Black Cactus "have been sceptical about the reduction, or even removal, of the economic aspect of real-time strategy games", and as such your economy is vital in Warrior Kings. Economic warfare and raiding can be just as important as frontal assaults, which "opens up a whole host of strategic and tactical options" according to the developers. "We hope players will be able to use the terrain and fortifications to get their armies into almost unassailable positions, but that's no good if your opponent is ravaging your farms and starving your army. Resourses gathered at your farms do not enter your global stocks until they are carried to your city. So if your opponent cuts you off from your villages you are in deep trouble as you will not be receiving food and other resources." This also means that sieges play a big role in the game. "In a lot of games if you want to attack an enemy's building you just send any type of unit up to it and it hacks away at the building until it's destroyed. Now, in Warrior Kings when you start to besiege a city the first thing that happens is that the city gates will be closed by your opponent. Our city walls are strong and no amount of tapping at them with a knight on horseback will bring them down, so it's time for the siege weapons. Trebuchets, Manganels, Bombards, Battering Rams, these are all big specialist weapons designed to knock down city walls and major buildings. Now in the meantime, if you have been sneaky, you would have rolled a few Siege Towers up to the walls at the other rend of the city, and would by now have your troops pouring from the siege towers into your opponent's city causing mayhem."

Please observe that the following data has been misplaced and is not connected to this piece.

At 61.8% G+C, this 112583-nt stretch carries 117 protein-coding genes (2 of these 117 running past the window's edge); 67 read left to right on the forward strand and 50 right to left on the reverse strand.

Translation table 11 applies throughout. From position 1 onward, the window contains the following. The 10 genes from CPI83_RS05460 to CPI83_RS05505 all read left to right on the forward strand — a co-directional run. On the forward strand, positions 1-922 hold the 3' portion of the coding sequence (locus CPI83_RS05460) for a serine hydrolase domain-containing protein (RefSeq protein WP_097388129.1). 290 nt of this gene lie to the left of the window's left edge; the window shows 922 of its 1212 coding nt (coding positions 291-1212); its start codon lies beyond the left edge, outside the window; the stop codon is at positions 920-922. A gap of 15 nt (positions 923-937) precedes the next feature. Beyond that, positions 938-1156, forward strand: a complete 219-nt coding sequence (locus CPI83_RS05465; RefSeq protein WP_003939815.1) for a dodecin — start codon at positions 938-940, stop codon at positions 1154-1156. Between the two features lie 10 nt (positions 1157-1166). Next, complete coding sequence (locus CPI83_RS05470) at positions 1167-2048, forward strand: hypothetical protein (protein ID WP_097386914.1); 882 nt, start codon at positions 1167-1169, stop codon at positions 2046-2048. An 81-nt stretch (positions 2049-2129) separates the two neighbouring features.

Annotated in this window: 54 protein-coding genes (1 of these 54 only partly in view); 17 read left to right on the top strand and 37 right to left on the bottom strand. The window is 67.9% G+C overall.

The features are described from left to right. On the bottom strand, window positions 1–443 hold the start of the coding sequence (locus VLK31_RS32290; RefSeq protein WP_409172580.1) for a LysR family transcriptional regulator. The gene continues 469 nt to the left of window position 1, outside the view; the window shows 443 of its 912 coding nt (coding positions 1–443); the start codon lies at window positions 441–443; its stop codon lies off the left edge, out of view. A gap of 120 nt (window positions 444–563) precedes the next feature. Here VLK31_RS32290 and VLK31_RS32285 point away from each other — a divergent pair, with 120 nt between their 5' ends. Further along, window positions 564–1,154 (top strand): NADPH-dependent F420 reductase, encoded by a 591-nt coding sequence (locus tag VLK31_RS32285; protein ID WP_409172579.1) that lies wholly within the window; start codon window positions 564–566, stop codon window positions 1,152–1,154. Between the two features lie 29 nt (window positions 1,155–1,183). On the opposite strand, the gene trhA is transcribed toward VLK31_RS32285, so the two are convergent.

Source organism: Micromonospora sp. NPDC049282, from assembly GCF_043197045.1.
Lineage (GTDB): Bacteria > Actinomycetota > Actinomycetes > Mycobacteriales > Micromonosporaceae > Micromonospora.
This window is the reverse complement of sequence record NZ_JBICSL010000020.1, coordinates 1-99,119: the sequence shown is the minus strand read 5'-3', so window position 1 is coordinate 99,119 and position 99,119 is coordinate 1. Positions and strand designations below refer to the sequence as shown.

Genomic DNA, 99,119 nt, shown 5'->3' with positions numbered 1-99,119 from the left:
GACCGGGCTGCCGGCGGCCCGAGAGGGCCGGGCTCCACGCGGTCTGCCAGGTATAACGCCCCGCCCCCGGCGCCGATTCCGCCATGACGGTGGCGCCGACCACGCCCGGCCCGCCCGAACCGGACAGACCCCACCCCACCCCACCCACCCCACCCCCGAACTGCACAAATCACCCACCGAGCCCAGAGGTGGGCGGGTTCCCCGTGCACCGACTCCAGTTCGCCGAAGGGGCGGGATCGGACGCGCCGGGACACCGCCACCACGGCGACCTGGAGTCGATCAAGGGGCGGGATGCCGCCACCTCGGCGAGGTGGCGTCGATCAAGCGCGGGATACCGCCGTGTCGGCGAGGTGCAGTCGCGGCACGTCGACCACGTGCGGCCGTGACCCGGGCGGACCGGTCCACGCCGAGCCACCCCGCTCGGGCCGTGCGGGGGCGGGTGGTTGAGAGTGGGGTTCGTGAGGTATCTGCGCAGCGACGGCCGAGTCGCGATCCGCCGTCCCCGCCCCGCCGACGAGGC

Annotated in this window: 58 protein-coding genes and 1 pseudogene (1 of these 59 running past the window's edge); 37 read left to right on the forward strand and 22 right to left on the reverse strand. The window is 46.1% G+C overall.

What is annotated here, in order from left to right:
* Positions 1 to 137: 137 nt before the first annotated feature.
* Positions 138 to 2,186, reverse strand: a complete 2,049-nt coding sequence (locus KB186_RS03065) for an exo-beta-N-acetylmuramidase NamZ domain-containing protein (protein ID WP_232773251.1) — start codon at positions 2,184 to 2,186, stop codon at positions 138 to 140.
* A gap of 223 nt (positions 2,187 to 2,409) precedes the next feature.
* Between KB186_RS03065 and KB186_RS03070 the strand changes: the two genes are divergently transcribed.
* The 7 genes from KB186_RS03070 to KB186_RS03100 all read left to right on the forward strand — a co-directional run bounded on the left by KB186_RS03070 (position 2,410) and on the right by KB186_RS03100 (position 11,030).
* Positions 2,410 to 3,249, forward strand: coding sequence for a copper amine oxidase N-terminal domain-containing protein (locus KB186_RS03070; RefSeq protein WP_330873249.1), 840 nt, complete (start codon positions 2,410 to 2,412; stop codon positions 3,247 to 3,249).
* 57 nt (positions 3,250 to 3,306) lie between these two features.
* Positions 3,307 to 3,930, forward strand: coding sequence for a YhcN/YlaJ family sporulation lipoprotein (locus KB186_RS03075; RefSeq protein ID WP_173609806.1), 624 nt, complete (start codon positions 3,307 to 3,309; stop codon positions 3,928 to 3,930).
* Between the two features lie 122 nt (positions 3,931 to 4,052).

Complexity For Dummies
All of this might sound a little complex, especially when you consider that there can be hundreds of soldiers in a battle. Luckily then Black Cactus are determined to "give the player easier ways to do things", instead of relying on the kind of rapid-fire clicking found in most real-time strategy games. "Most RTS games reward the player by giving them more things to do, more units to control and more buildings to monitor. This is all OK if you have nimble fingers on the keyboard and mouse, but if you're basically not fast enough then you lose. In Warrior Kings, once the player has mastered the basics we try to help them by making it easier to do more complex things. So, instead of getting into a mouse clicking frenzy we allow the player thinking time to develop strategies and tactics." "The formation system is one of those elements. Once you have a group of eight units of the same type you can put them in a formation, and you can have up to 64 men in a single formation. You can now control the formation in the same way you would control a single unit. Formations will route find just like a single unit, and if they come to a narrow pass they will just flow through it. You can also link formations together to form armies, or set formations to follow or protect other formations. So now you can control thousands of units in the same way you would normally control one unit." Exactly how this will work in practice remains to be seen, but with Warrior Kings now due for release in early February we shouldn't have to wait too much longer to find out whether our pick for Game of the Show at ECTS 2001 can live up to its initial promise.
Warrior Kings interview - Part One
Warrior Kings preview (ECTS 2000)